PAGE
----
A  “shark tank” panel of private equity investors at the American Society of Civil Engineers innovation awards celebration in June shed light on how they evaluate prospects, what red flags they look for and how innovation is likely to advance in an industry whose customers are dominated by public sector owners predisposed to “say no.”

“We are an engineering community whose customers don’t want to innovate,” said Matthew Garver, CEO of Liberty Street Capital. “How do you overcome your customer? You don’t want to trade off customer service for a little bit of innovation that may or may not pay off. It’s a very tricky conundrum and gets at the heart of how we, as an industry, attempt to innovate.”

Garver suggested that civil engineers need to dialogue with public-sector owners about creating exceptions to some rules to make opportunities for trying new systems and technologies.

Mark Riser, from Morningside Private Investors, began his career as an engineer before going into finance. He suggested that the inertia to innovation actually starts right at home. “I went to the mission statement of the ASCE and it is to deliver value to members, advance the civil engineering profession and protect the health, safety and welfare of the public. Nowhere in that is innovation or entrepreneurialism or risk-taking,” he noted.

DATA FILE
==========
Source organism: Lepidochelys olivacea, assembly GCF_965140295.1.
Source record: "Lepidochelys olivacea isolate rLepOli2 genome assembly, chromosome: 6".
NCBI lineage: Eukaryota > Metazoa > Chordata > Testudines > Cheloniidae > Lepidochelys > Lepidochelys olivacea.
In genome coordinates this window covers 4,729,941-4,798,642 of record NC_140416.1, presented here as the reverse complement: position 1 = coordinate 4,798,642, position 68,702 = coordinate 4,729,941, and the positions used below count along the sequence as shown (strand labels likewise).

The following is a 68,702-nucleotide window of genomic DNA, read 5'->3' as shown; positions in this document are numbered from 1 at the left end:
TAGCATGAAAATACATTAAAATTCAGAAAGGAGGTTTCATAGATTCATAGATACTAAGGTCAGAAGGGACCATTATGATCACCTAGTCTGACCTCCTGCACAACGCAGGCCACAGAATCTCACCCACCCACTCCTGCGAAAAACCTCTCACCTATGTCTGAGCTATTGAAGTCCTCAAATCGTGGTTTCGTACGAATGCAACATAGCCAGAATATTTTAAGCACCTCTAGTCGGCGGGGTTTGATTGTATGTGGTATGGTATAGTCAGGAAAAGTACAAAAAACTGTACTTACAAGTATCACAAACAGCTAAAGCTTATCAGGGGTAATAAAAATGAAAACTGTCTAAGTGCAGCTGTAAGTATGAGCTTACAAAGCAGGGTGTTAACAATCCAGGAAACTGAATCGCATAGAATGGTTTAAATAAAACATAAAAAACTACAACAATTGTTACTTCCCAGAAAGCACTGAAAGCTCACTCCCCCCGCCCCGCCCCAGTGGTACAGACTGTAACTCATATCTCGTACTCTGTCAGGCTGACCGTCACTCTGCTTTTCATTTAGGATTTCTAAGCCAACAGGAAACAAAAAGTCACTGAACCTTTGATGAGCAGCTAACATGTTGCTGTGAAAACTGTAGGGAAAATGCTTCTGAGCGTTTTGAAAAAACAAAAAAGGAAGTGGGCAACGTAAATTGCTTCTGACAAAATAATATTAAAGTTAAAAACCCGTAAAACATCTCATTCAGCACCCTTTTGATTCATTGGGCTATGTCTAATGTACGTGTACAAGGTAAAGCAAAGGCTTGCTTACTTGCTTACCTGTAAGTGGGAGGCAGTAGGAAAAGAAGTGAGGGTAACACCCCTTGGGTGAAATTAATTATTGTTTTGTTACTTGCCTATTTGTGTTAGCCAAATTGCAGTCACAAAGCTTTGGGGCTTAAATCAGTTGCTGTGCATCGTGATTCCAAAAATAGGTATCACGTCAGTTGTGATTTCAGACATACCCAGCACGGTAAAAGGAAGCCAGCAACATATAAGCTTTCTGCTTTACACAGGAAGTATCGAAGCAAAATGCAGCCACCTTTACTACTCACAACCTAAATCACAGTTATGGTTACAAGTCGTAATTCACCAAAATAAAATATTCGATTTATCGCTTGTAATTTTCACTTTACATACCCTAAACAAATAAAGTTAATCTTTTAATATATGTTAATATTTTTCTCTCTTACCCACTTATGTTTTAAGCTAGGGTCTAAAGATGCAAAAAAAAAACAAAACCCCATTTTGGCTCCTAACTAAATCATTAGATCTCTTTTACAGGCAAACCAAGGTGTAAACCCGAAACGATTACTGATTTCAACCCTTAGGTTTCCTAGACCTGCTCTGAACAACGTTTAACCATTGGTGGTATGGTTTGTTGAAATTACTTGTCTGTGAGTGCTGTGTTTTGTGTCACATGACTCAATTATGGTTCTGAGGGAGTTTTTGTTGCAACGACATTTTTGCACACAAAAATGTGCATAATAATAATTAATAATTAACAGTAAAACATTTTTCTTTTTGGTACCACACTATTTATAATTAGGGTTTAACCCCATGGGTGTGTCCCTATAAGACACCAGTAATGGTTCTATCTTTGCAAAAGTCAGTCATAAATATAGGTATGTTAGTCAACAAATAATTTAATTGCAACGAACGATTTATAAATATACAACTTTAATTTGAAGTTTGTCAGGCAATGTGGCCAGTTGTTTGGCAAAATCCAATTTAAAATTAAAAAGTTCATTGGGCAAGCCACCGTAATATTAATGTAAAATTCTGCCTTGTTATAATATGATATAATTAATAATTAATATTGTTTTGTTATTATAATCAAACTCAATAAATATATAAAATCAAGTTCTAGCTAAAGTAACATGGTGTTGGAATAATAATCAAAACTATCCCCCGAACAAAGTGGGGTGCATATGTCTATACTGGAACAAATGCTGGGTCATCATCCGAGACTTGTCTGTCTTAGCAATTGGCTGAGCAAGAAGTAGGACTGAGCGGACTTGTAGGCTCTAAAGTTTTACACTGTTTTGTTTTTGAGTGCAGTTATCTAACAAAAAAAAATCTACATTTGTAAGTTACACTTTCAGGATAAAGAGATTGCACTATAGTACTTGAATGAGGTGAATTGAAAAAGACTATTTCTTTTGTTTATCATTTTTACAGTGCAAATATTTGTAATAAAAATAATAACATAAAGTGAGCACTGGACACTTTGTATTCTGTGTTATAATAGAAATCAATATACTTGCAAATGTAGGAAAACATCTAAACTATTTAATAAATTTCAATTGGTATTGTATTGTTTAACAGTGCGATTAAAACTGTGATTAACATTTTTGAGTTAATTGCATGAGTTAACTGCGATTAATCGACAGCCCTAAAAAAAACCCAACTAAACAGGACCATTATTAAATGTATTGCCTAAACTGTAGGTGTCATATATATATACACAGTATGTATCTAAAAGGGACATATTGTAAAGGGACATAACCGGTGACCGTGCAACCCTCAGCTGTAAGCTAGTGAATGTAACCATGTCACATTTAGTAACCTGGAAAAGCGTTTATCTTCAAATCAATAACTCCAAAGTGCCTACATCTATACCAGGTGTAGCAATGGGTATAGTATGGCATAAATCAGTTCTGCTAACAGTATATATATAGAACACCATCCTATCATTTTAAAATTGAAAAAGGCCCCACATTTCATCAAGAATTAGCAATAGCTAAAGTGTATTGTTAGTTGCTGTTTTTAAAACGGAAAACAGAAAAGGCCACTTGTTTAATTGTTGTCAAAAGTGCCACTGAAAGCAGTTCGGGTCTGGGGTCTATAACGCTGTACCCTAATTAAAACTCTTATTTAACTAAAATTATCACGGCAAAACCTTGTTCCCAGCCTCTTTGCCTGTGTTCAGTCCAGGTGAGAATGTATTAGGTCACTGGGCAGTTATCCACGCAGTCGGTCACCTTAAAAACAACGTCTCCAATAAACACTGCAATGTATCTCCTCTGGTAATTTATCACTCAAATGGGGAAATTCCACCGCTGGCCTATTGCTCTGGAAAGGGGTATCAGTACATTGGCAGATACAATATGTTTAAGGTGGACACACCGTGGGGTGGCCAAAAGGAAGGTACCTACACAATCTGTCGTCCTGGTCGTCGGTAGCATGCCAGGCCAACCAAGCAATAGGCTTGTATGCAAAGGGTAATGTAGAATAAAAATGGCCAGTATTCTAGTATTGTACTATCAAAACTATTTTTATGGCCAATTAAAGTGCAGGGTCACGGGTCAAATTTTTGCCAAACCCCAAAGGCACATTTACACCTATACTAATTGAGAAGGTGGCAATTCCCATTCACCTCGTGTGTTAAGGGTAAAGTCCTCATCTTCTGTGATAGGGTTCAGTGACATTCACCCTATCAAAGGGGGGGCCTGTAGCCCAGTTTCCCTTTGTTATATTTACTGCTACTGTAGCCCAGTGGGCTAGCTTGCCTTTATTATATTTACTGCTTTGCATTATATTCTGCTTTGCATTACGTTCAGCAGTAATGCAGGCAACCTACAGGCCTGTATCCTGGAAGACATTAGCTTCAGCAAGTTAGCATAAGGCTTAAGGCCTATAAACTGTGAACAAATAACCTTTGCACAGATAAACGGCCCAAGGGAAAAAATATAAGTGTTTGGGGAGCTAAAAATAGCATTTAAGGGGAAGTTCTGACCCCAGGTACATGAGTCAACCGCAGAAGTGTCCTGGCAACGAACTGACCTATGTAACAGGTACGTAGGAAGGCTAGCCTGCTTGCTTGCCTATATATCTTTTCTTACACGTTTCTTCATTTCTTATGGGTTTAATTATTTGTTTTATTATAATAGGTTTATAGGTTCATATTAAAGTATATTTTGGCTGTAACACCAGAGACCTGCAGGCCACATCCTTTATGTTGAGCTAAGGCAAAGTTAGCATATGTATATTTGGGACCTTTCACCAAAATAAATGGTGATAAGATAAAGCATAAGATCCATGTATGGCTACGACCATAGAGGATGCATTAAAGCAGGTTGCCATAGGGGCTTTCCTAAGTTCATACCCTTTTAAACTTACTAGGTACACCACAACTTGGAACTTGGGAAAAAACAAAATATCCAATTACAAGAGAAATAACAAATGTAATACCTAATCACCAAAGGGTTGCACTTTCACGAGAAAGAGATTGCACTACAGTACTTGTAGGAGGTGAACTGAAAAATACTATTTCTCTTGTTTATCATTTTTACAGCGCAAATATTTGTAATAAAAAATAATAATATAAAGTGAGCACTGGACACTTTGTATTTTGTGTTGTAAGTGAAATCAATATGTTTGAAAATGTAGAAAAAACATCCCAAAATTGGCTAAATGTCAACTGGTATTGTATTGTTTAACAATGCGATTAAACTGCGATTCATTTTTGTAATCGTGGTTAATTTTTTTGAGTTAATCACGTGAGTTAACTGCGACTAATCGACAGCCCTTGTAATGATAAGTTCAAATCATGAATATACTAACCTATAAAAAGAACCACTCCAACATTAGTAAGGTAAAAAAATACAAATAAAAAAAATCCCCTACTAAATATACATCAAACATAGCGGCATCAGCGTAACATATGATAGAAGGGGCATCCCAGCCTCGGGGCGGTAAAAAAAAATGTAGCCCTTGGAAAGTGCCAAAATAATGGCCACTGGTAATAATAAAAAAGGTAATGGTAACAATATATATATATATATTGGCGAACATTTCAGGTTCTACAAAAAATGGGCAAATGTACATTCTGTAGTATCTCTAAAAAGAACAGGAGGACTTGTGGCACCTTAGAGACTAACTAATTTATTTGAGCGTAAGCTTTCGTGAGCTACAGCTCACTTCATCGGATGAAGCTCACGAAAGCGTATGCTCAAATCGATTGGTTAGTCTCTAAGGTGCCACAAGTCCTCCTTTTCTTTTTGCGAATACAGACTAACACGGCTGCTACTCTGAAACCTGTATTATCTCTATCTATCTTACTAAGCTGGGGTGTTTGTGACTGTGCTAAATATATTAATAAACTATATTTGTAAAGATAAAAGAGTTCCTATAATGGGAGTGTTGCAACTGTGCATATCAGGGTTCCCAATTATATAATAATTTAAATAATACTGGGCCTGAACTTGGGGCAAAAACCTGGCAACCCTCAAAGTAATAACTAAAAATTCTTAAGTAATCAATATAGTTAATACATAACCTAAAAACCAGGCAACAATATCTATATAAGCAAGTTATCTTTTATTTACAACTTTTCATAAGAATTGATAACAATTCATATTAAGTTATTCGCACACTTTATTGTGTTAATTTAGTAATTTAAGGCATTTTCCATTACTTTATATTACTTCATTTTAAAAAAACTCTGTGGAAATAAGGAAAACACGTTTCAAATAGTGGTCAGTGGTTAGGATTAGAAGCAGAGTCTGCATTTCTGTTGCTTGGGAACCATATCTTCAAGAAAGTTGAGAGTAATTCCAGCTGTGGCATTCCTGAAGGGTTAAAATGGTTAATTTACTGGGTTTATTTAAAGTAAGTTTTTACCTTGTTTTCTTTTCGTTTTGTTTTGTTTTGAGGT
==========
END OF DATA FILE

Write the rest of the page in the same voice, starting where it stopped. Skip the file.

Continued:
Riser acknowledged that the ASCE approach supports a good structured way of thinking, operating and executing “but if you are trying to launch a business into a public sector where you have more stakeholders than you know, its a very tough thing. You need to go in knowing that those industries are designed to say ‘no,’ they are designed to say ‘why take the risk?’ ”

Riser and the other panelists suggest the strategy for entrepreneurs seeking to gain backing for launching innovative companies should include a focus on finding the right investment partner—someone with experience and connections in the target industry, and someone who has a broad set of experiences to share—with lots of scars to show how not to do it. “Those are pretty darn valuable, because if you have never been down this road of taking capital and building a business, it’s easy to stumble,” said Riser.

The investors agreed that one of the biggest red flags was an investment suitor approaching a financier and declaring how much his idea is worth. “I think that really turns off investors,” Garver said.